FOR IMMEDIATE RELEASE

June 25, 1997

Diana M. Hawkins or

Vicki M. Boatwright



SENATOR ANNOUNCES ESTABLISHMENT OF NEW NATIONAL WILDLIFE REFUGE IN COASTAL SOUTH CAROLINA

Senator Ernest F. Hollings (D-SC) recently announced the designation of a new national wildlife refuge in coastal South Carolina's Georgetown, Horry, and Marion counties. The approved land acquisition area for the new Waccamaw National Wildlife Refuge covers approximately 49,800 acres of wetlands and upland forests between the Intracoastal Waterway and U.S. Highway 701 north of Winyah Bay.

"The creation of the Waccamaw refuge is an important step forward in preserving South Carolina's priceless natural resources. The decision that has been made today will create another gem on the South Carolina coast that future generations will enjoy for decades to come," Sen. Hollings said.
Hollings' announcement came shortly after the U.S. Fish and Wildlife Service's Southeast Regional Director Noreen K. Clough signed decision documents, Wednesday, June 25, 1997, formally approving the establishment of the refuge.

According to Clough, the refuge will protect and manage a diversity of habitats within an important coastal river ecosystem for the benefit of a wide array of fish and wildlife. This includes migratory birds, anadromous fish, and forest wildlife, and many plants and animals associated with bottomland hardwood habitats as well as threatened and endangered species, Clough said. She noted that the refuge will also provide compatible wildlife-dependent recreational activities, such as hunting, fishing, wildlife observation, photography, and environmental education and interpretation.

USFWS Southeast Regional Director Noreen Clough signs decision documents approving the establishment of the refuge.

The refuge's approved acquisition area contains extensive freshwater tidal wetlands, large contiguous blocks of bottomland hardwood forests, and upland forests of longleaf and loblolly pine and mixed oak hardwoods. The area, Clough said, is recognized as a key area in the North American Waterfowl Management Plan and provides valuable breeding habitat for wood ducks and wintering habitat for migratory waterfowl.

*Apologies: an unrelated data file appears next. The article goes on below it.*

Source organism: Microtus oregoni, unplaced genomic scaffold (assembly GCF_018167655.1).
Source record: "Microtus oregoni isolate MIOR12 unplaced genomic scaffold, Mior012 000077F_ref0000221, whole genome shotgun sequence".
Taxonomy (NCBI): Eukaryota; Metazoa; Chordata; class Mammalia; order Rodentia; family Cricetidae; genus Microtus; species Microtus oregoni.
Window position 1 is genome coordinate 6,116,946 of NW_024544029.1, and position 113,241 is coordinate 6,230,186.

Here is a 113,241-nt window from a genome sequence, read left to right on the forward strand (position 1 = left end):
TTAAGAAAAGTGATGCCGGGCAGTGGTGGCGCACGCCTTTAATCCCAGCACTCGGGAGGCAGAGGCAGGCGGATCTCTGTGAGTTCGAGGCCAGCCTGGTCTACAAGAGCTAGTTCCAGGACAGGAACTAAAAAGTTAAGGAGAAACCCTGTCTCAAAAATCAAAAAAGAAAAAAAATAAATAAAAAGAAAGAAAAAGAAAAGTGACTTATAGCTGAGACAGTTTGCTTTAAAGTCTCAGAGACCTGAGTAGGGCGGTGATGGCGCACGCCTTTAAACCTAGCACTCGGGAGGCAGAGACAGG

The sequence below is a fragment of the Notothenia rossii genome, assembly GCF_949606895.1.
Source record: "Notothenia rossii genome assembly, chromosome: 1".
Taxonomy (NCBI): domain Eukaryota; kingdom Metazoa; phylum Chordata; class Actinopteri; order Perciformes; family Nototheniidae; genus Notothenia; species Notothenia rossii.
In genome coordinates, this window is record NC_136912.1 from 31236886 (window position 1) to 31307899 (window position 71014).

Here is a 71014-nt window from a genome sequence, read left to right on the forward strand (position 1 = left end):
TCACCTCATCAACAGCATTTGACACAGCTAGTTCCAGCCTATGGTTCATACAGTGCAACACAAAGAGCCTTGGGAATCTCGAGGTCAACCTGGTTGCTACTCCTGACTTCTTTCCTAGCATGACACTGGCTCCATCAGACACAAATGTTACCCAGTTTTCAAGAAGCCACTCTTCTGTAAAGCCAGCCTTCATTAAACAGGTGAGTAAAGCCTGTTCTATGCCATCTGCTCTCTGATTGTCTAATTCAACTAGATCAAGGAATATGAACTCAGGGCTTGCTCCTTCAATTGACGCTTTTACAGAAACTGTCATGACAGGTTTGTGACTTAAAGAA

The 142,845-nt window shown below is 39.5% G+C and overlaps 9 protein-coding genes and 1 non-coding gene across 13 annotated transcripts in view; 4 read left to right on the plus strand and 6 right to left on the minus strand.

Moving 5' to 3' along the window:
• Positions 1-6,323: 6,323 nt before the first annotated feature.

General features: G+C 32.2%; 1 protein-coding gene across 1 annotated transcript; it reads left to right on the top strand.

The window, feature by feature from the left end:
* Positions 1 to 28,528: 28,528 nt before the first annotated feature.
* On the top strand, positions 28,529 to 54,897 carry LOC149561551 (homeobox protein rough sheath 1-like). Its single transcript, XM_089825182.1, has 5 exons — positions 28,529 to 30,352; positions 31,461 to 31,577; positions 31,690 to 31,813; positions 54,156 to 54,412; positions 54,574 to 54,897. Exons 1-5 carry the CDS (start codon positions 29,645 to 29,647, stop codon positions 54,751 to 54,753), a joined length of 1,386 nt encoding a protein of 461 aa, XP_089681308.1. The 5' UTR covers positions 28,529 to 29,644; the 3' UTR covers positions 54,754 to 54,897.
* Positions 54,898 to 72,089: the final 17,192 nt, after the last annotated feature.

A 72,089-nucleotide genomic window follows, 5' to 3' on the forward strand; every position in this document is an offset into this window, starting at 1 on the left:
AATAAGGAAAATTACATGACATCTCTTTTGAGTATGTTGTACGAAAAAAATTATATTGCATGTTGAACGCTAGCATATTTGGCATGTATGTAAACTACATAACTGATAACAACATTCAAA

The area's wetland and upland forests also provide habitat for red-cockaded woodpeckers, bald eagles, and wood storks, all federally listed threatened and endangered species. Another endangered species, the shortnose sturgeon, inhabits the area's rivers and waterways.

Clough noted that in recent years coastal landscape conservation has been highly successful in South Carolina and since 1990, more than 150,000 acres of wetland and upland habitats have been permanently protected in this state either by perpetual conservation easements or by fee-title land purchases by public agencies and private organizations.

Clough attributes the creation of this new refuge to the cooperative efforts of the Winyah Bay Focus Area Task Force, a regional coalition of federal and state agencies, industry, conservation organizations and citizens. Task Force members include private landowners, the South Carolina Department of Natural Resources, the Historic Ricefields Association, Ducks Unlimited, The Nature Conservancy, the South Carolina Waterfowl Association, Brookgreen Gardens, the International Paper Company and the Fish and Wildlife Service.

Formal planning efforts for this refuge were first undertaken by the Service in early 1995. In June of that year, the first in a series of public meetings was held in the local area to gather public comments in connection with the preparation of an environmental impact statement.

A draft environmental impact statement released to the public in May 1996 was followed by additional public meetings, which resulted in revisions to the document. A final environmental impact statement was released to the public in May 1997, recommending the establishment of the refuge.

"It has been the incredible energy, enthusiasm, hard work and vision of this group of people that has brought to fruition the Waccamaw National Wildlife Refuge. The refuge will protect a threatened and irreplaceable coastal river ecosystem for the benefit of present and future generations of Americans and the wildlife and plants that depend upon it for survival," Clough said.

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Release # R97-62


1997 News Releases

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